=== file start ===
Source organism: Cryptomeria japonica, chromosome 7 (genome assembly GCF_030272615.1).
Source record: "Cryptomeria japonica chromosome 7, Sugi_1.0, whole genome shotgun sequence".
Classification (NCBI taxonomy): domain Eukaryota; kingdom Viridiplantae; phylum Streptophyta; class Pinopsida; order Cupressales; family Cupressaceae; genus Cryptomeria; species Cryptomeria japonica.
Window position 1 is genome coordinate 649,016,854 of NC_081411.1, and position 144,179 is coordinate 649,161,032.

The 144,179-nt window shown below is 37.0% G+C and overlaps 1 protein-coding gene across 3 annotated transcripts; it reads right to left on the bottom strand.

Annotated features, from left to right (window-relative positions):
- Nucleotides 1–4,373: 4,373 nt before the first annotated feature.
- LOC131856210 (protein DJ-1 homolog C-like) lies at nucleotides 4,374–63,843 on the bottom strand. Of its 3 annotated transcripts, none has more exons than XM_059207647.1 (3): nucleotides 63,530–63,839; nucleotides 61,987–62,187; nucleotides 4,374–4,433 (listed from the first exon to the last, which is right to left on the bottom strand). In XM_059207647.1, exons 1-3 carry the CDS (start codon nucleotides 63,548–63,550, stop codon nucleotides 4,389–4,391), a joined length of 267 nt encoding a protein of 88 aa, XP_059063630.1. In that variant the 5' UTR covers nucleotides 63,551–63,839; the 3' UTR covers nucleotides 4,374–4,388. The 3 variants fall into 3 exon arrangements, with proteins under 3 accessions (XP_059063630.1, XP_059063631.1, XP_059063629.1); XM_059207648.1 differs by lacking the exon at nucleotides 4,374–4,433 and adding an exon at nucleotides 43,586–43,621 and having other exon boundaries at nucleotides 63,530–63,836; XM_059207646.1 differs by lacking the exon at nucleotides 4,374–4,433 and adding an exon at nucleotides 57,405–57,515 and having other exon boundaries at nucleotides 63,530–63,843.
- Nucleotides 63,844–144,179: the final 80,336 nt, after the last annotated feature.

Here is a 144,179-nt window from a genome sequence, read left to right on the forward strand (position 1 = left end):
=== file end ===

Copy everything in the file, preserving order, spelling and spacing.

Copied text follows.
Source organism: Cryptomeria japonica, chromosome 7 (genome assembly GCF_030272615.1).
Source record: "Cryptomeria japonica chromosome 7, Sugi_1.0, whole genome shotgun sequence".
Classification (NCBI taxonomy): domain Eukaryota; kingdom Viridiplantae; phylum Streptophyta; class Pinopsida; order Cupressales; family Cupressaceae; genus Cryptomeria; species Cryptomeria japonica.
Window position 1 is genome coordinate 649,016,854 of NC_081411.1, and position 144,179 is coordinate 649,161,032.

The 144,179-nt window shown below is 37.0% G+C and overlaps 1 protein-coding gene across 3 annotated transcripts; it reads right to left on the bottom strand.

Annotated features, from left to right (window-relative positions):
- Nucleotides 1–4,373: 4,373 nt before the first annotated feature.
- LOC131856210 (protein DJ-1 homolog C-like) lies at nucleotides 4,374–63,843 on the bottom strand. Of its 3 annotated transcripts, none has more exons than XM_059207647.1 (3): nucleotides 63,530–63,839; nucleotides 61,987–62,187; nucleotides 4,374–4,433 (listed from the first exon to the last, which is right to left on the bottom strand). In XM_059207647.1, exons 1-3 carry the CDS (start codon nucleotides 63,548–63,550, stop codon nucleotides 4,389–4,391), a joined length of 267 nt encoding a protein of 88 aa, XP_059063630.1. In that variant the 5' UTR covers nucleotides 63,551–63,839; the 3' UTR covers nucleotides 4,374–4,388. The 3 variants fall into 3 exon arrangements, with proteins under 3 accessions (XP_059063630.1, XP_059063631.1, XP_059063629.1); XM_059207648.1 differs by lacking the exon at nucleotides 4,374–4,433 and adding an exon at nucleotides 43,586–43,621 and having other exon boundaries at nucleotides 63,530–63,836; XM_059207646.1 differs by lacking the exon at nucleotides 4,374–4,433 and adding an exon at nucleotides 57,405–57,515 and having other exon boundaries at nucleotides 63,530–63,843.
- Nucleotides 63,844–144,179: the final 80,336 nt, after the last annotated feature.

Here is a 144,179-nt window from a genome sequence, read left to right on the forward strand (position 1 = left end):